In January 2004, the Justice Programs Office (JPO) of the School of Public Affairs at American University initiated the "Court Security and Disaster Preparedness Technical Assistance Project, with funding provided by the State Justice Institute. During the course of the project, American University staff and AU/JPO Senior Fellow, Lawrence Siegel, was in contact with state court administrative offices in every state, and conducted technical assistance visits to 20+ state trial courts located in smaller populated areas in eight states. The goal of the Project has been to assist trial courts - particularly those in rural areas - in developing court security and emergency preparedness plans and response capabilities, both for the immediate emergency period and its longer term aftermath. The project was designed to complement SJI's Urban Court Emergency Preparedness Project conducted by the Justice Management Institute (JMI), which focused on developing court emergency preparedness plans for courts in metropolitan areas.
During the course of the project, a number of planning tools were created to assist courts in assessing their current court emergency response capabilities, identifying deficiencies and planning for improvements. The final product of the project has now been completed, Planning for Emergencies: Immediate Events and Their Aftermath-A Guideline for Local Courts, which is intended to serve as a user-friendly "how to" guide for trial courts-particularly those in rural areas-that are beginning the process of developing emergency preparedness and response plans.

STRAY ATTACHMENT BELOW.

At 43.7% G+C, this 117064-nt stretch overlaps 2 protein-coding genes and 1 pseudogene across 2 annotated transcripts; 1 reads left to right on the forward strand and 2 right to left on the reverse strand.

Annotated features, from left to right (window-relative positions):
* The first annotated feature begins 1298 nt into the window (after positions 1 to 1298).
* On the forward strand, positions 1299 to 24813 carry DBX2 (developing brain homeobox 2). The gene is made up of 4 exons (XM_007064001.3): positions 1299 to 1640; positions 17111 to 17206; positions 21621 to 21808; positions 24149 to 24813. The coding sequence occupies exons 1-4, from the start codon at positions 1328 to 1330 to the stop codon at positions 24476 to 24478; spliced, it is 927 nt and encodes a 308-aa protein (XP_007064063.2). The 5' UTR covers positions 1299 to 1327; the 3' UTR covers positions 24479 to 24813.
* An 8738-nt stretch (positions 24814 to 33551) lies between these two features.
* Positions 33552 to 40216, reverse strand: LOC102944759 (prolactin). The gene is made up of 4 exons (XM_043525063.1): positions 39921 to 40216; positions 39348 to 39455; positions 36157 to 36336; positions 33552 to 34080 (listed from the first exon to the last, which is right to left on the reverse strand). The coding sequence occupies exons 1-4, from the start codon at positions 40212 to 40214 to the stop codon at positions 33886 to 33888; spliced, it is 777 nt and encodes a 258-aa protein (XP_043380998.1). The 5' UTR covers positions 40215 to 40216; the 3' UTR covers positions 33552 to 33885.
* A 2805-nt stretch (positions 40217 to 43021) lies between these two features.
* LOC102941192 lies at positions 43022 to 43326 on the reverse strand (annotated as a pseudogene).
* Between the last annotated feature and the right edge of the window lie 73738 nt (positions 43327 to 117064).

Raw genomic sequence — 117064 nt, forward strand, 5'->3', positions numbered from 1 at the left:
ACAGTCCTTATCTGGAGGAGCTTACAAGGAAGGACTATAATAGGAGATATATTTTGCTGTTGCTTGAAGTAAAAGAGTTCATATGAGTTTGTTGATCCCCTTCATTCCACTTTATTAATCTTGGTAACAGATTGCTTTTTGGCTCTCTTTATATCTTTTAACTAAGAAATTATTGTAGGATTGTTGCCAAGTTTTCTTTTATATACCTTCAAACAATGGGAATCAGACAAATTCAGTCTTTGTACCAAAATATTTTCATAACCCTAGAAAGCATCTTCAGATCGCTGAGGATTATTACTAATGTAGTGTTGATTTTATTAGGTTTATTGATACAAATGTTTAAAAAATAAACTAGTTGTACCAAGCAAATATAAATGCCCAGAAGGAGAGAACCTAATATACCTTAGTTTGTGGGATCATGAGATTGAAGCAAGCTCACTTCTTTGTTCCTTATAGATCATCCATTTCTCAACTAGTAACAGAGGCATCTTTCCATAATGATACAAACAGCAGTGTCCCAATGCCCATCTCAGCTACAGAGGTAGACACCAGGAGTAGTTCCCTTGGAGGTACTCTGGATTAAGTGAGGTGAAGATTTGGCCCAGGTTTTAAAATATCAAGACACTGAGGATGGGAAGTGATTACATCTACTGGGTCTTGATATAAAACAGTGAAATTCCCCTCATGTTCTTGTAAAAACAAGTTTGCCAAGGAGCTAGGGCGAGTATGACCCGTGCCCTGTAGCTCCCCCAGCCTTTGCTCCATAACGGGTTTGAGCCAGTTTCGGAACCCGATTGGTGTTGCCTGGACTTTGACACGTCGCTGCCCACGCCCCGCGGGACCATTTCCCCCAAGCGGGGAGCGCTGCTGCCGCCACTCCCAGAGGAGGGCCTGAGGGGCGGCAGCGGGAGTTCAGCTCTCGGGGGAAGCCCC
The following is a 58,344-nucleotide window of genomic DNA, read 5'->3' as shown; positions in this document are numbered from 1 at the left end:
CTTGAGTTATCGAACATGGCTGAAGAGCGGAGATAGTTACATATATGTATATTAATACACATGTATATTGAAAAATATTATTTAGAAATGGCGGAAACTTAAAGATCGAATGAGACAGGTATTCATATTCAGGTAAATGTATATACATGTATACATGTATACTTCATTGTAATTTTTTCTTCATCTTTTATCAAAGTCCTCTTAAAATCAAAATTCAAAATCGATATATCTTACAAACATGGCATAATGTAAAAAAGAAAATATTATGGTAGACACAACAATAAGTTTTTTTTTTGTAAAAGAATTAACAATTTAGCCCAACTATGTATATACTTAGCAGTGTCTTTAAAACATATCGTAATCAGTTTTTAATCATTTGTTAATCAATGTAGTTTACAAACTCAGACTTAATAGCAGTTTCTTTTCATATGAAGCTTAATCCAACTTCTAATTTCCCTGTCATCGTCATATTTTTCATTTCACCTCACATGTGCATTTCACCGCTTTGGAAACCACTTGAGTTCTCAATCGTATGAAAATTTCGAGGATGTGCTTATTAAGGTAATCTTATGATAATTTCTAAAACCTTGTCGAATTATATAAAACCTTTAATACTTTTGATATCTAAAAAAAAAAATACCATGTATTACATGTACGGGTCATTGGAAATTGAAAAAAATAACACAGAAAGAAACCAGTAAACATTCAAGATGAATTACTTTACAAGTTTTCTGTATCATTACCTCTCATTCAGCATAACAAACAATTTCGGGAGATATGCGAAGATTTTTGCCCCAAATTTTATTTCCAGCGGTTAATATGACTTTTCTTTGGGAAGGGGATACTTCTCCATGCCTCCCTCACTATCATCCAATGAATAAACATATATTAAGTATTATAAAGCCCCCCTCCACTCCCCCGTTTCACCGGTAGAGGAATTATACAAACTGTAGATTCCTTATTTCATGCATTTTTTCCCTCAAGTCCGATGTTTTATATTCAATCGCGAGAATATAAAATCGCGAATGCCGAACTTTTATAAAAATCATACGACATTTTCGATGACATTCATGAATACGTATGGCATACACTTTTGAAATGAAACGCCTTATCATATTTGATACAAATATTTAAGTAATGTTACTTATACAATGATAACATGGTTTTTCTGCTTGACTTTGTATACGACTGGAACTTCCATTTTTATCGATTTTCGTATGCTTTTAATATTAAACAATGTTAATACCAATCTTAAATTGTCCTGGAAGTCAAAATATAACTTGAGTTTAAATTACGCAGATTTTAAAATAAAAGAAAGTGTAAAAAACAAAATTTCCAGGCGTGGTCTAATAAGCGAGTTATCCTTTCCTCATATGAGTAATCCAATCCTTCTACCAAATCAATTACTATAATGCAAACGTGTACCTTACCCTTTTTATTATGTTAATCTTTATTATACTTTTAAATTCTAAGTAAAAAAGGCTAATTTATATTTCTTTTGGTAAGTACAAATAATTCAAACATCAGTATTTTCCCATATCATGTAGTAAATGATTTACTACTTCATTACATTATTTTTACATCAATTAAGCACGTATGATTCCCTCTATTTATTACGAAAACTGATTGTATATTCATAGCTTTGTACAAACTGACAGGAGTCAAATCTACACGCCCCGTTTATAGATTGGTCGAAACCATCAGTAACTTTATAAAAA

The Guideline evolved from observations gleaned during the technical assistance visits conducted as well as review of a wide range of court emergency planning materials developed by state court administrative offices and local courts and other emergency preparedness resources compiled by project staff.
During the course of the technical assistance visits, attention was given to addressing issues relating to the special circumstances that rural courts are likely to encounter in the face of an emergency:
- Who has the decision-making authority to declare an emergency and activate a plan when most courthouses in rural areas are occupied by multiple court and non-court users?
- How does the frequent geographic dispersion of court facilities and resources in rural areas affect the court's ability to communicate a unified message to employees, users, and the public, following an emergency?
- What kind of planning and collaboration is required to ensure continued court functioning in the post-emergency period in rural areas where a single district might be comprised of several county courts?
While the Guideline is designed primarily to assist rural trial courts in developing and implementing emergency preparedness and response plans, it also provides step-by-step information that can be used by all courts that are interested in developing or reviewing plans. Topics include:
- Developing inter-agency relationships and agreements
- Designating decision-making authority
Creating a Continuity of Operations Plan (COOP)
- Prioritizing case management issues in the post-emergency period
- Establishing effective and reliable communication strategies
- Training for emergencies and testing plans
The Guideline is also appended with planning materials including: a needs-assessment/planning tool, a series of hypothetical scenarios to stimulate inter-agency discussions, and an annotated bibliography of planning resources.
Given the devastation wrought by the September 11, 2001 terror attacks and, more recently, by Hurricanes Katrina, Rita, and Wilma, the need for broad-scale, coordinated emergency planning has never been greater. With its comprehensive approach and concise format, Planning for Emergencies: Immediate Events and Their Aftermath-A Guideline for Local Courts should offer a sound starting point for courts to begin their planning efforts.